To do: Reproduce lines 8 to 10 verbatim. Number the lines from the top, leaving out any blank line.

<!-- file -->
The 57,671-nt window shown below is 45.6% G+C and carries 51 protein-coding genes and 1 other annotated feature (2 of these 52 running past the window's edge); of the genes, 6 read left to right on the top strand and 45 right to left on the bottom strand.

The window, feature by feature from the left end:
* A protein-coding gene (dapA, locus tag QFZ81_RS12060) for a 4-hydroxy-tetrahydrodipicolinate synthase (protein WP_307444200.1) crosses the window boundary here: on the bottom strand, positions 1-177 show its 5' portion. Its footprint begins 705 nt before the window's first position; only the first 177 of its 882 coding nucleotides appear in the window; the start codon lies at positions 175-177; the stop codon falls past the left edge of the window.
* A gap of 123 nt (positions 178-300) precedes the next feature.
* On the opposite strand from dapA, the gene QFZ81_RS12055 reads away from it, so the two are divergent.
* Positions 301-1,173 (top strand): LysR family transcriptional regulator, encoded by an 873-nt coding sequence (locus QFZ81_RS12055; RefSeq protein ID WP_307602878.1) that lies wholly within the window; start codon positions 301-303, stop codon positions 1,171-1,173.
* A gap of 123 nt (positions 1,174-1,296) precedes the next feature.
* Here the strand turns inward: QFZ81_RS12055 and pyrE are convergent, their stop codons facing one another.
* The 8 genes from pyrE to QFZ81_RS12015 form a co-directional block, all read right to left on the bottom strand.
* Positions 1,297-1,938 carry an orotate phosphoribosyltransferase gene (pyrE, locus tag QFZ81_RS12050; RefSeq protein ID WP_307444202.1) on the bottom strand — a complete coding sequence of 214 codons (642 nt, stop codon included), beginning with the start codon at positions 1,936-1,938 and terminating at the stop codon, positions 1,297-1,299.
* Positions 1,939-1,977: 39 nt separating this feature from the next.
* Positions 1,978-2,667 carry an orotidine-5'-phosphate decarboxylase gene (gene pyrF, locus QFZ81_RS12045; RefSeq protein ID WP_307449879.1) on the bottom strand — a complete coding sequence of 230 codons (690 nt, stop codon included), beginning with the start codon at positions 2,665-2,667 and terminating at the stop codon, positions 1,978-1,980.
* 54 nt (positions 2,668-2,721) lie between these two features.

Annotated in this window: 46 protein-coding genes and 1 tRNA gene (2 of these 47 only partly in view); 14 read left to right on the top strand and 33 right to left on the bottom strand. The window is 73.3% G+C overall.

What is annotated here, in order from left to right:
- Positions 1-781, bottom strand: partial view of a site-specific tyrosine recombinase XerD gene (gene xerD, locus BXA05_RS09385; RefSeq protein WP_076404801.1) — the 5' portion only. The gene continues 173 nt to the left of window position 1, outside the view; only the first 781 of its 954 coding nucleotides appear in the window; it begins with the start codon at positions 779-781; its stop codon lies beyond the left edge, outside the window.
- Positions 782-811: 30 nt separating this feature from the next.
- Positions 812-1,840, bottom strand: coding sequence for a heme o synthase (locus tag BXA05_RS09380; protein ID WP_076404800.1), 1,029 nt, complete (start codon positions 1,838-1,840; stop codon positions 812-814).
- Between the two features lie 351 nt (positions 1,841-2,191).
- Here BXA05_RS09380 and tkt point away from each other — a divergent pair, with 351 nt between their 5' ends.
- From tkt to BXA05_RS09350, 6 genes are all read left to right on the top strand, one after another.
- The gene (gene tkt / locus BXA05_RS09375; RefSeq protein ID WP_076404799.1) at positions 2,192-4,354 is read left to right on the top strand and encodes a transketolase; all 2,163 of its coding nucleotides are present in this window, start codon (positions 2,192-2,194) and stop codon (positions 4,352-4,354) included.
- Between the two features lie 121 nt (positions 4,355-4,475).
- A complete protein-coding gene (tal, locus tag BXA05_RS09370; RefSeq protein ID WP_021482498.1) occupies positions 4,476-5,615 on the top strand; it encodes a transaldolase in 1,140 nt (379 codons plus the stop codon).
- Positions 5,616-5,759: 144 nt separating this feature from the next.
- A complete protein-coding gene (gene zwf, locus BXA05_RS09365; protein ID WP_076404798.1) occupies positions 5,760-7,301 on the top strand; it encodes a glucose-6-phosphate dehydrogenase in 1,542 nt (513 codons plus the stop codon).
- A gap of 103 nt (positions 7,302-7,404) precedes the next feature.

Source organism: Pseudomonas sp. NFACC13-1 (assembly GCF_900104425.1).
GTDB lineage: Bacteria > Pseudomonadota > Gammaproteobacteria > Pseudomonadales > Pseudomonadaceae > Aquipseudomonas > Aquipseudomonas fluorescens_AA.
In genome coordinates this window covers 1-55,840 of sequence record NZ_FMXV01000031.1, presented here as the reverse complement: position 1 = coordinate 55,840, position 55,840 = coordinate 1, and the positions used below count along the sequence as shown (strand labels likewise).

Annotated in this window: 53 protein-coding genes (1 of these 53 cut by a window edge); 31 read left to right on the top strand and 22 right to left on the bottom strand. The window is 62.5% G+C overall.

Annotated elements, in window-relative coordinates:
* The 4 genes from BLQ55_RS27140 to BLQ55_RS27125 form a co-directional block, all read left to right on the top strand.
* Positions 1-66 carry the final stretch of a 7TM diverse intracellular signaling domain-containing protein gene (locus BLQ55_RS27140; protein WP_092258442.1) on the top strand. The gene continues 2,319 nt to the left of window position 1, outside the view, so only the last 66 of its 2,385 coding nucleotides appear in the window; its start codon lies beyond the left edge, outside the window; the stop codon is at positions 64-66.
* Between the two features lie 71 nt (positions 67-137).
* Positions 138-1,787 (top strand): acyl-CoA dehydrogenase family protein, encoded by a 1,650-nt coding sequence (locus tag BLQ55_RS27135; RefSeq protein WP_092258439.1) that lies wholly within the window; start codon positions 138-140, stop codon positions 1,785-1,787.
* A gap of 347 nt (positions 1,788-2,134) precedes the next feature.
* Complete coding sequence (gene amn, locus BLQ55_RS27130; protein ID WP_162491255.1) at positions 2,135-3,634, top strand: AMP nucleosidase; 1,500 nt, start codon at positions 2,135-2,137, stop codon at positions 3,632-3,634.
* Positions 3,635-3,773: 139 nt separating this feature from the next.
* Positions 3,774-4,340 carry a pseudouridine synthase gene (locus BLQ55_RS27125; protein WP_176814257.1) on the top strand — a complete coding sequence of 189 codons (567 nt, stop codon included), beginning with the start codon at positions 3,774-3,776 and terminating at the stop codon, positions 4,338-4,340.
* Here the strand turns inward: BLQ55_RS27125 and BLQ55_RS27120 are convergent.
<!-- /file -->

* Here the strand turns inward: QFZ81_RS12055 and pyrE are convergent, their stop codons facing one another.
* The 8 genes from pyrE to QFZ81_RS12015 form a co-directional block, all read right to left on the bottom strand.
* Positions 1,297-1,938 carry an orotate phosphoribosyltransferase gene (pyrE, locus tag QFZ81_RS12050; RefSeq protein ID WP_307444202.1) on the bottom strand — a complete coding sequence of 214 codons (642 nt, stop codon included), beginning with the start codon at positions 1,936-1,938 and terminating at the stop codon, positions 1,297-1,299.